Abstract: Not me!
People, the dollar is "weak". The dollar has fallen from around 1.32 to the Euro in March to around 1.48 today and from around 100 Yen to the dollar in April to around 89 Yen to the dollar today. In some quarters, this is cause for hand wringing and hysteria.
You know what? I don't care. In fact, I am kind of happy. We dealing with the end of a huge recession, with unemployment still rising. A cheaper dollar will encourage exports and help GDP growth. Plus, there are extremely liquid and thick forward and futures markets for the dollar. If fluctuations threaten your business, you can easily insure against them.
We were faced with a financial crisis and potential meltdown that many thought would rival the Great Depression. Unlike the Fed of the 1930s, the Bernanke Fed (eventually) responded with a battery of unprecedented policy actions that, to my mind, actually helped avert catastrophe. With vanishingly low interest rates here in the States, it is not really a surprise that the dollar is weak.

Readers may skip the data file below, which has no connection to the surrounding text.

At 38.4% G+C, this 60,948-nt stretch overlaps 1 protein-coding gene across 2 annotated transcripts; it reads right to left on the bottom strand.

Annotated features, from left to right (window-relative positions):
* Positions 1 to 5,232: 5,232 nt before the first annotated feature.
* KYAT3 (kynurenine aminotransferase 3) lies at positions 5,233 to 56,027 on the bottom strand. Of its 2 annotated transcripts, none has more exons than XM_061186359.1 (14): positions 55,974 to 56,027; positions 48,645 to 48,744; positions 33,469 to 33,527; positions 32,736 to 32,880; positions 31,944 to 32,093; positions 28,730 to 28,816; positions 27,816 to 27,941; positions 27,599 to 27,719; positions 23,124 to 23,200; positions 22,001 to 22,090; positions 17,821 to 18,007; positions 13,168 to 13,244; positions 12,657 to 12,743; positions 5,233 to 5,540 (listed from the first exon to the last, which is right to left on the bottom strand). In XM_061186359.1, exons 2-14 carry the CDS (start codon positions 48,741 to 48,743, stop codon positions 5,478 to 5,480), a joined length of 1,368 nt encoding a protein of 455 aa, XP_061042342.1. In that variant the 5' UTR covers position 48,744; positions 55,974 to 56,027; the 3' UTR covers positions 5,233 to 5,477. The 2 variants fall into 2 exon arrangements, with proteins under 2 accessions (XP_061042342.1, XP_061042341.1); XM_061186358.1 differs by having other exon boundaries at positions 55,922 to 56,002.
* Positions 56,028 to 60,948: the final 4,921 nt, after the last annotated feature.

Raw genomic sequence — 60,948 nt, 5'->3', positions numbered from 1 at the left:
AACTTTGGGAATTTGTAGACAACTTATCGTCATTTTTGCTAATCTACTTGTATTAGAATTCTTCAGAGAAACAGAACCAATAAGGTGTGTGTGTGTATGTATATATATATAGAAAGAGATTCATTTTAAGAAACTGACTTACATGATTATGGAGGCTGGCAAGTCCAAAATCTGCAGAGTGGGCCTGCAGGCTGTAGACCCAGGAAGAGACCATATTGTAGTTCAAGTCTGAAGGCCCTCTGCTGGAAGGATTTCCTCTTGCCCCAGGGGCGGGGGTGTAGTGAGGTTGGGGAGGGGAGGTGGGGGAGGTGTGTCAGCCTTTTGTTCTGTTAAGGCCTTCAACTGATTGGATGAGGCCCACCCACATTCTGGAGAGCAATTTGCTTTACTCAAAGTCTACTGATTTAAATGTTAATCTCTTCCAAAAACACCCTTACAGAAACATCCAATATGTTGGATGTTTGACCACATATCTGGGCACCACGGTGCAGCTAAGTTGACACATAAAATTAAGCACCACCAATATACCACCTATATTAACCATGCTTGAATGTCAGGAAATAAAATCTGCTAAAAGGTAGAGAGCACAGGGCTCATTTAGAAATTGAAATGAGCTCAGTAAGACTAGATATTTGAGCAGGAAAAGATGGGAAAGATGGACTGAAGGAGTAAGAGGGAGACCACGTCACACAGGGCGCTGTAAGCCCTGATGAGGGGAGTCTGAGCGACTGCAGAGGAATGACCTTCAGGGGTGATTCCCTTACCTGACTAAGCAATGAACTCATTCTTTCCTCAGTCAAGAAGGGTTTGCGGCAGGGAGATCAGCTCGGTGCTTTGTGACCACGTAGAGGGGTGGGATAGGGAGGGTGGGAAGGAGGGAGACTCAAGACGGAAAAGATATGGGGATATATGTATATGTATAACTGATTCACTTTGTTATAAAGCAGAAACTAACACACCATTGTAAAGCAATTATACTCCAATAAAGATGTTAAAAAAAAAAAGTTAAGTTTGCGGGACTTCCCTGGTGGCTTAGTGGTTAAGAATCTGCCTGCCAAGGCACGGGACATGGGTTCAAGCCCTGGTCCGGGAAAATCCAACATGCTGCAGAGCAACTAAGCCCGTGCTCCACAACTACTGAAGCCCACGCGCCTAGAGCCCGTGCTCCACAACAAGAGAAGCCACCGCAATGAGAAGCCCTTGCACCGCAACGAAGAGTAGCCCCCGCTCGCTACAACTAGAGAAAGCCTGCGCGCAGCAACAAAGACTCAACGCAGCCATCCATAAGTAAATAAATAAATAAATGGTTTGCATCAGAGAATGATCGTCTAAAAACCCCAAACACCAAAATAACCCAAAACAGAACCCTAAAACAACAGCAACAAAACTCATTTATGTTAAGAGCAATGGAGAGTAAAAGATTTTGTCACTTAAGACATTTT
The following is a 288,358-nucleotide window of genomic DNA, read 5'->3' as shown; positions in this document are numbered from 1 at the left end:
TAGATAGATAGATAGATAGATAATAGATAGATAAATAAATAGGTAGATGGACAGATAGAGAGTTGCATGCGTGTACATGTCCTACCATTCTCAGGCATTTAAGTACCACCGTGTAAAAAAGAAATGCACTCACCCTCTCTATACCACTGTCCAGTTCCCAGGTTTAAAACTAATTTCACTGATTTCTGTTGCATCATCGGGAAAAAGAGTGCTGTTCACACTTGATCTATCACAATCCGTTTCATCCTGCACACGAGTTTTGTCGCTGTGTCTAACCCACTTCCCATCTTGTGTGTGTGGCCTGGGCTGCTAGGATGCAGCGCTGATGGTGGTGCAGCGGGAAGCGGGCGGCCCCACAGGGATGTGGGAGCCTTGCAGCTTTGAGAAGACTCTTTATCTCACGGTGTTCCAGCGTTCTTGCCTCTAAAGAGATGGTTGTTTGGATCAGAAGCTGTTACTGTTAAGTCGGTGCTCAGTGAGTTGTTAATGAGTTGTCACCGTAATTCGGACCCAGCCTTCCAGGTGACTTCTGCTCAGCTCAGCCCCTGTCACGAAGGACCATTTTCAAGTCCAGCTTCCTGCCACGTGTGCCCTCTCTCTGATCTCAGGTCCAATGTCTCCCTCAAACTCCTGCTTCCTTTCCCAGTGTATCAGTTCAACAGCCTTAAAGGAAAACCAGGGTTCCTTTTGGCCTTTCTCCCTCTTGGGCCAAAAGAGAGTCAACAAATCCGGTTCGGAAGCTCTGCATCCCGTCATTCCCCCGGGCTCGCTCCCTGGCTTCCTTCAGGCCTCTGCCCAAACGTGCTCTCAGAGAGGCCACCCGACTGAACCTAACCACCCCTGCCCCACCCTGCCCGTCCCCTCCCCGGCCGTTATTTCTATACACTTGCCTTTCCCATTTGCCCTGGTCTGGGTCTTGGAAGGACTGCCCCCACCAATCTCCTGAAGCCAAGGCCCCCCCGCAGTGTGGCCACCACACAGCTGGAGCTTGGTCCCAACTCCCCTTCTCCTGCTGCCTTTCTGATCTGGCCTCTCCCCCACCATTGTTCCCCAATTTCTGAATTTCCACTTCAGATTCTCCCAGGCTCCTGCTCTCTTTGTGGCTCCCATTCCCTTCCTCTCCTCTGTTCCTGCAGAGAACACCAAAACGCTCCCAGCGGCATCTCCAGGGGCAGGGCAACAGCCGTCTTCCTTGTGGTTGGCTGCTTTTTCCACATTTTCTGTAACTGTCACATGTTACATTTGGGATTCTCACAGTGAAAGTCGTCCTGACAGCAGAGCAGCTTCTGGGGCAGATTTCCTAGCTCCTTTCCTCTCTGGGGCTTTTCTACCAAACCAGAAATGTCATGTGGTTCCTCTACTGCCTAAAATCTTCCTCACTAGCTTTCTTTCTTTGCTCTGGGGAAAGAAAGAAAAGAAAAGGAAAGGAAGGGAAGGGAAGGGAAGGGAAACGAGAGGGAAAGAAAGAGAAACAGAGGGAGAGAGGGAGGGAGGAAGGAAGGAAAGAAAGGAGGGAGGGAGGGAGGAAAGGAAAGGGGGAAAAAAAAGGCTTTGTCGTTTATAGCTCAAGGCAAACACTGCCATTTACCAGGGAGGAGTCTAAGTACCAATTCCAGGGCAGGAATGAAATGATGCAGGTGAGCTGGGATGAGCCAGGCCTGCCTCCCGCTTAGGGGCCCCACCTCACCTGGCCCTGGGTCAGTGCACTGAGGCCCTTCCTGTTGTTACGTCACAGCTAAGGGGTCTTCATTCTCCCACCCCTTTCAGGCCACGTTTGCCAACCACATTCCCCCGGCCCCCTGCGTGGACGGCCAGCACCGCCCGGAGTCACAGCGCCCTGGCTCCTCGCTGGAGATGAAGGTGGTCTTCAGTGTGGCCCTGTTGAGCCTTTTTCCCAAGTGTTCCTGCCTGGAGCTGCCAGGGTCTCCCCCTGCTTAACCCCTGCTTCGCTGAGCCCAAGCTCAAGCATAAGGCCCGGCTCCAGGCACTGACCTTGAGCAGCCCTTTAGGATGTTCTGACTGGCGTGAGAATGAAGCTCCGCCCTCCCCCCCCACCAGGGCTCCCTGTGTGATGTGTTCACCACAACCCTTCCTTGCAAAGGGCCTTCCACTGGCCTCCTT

To those who lament the potential loss of status as an international reserve currency, I say "who cares"? Suppose the world's governments decided to hold Euros as reserves instead of dollars. The dollar would fall further in the short run and we would lose some seignorage revenues, but the world as we know it would not come to an end.
There are certainly reasons to be concerned about our growing national debt and what it might do to inflation down the road, especially given that the Bernanke Fed actually crossed into third world territory with its purchases of government debt during the crisis, but "what will it do the special international standing of the dollar" is not one of the reasons for concern in my book at least.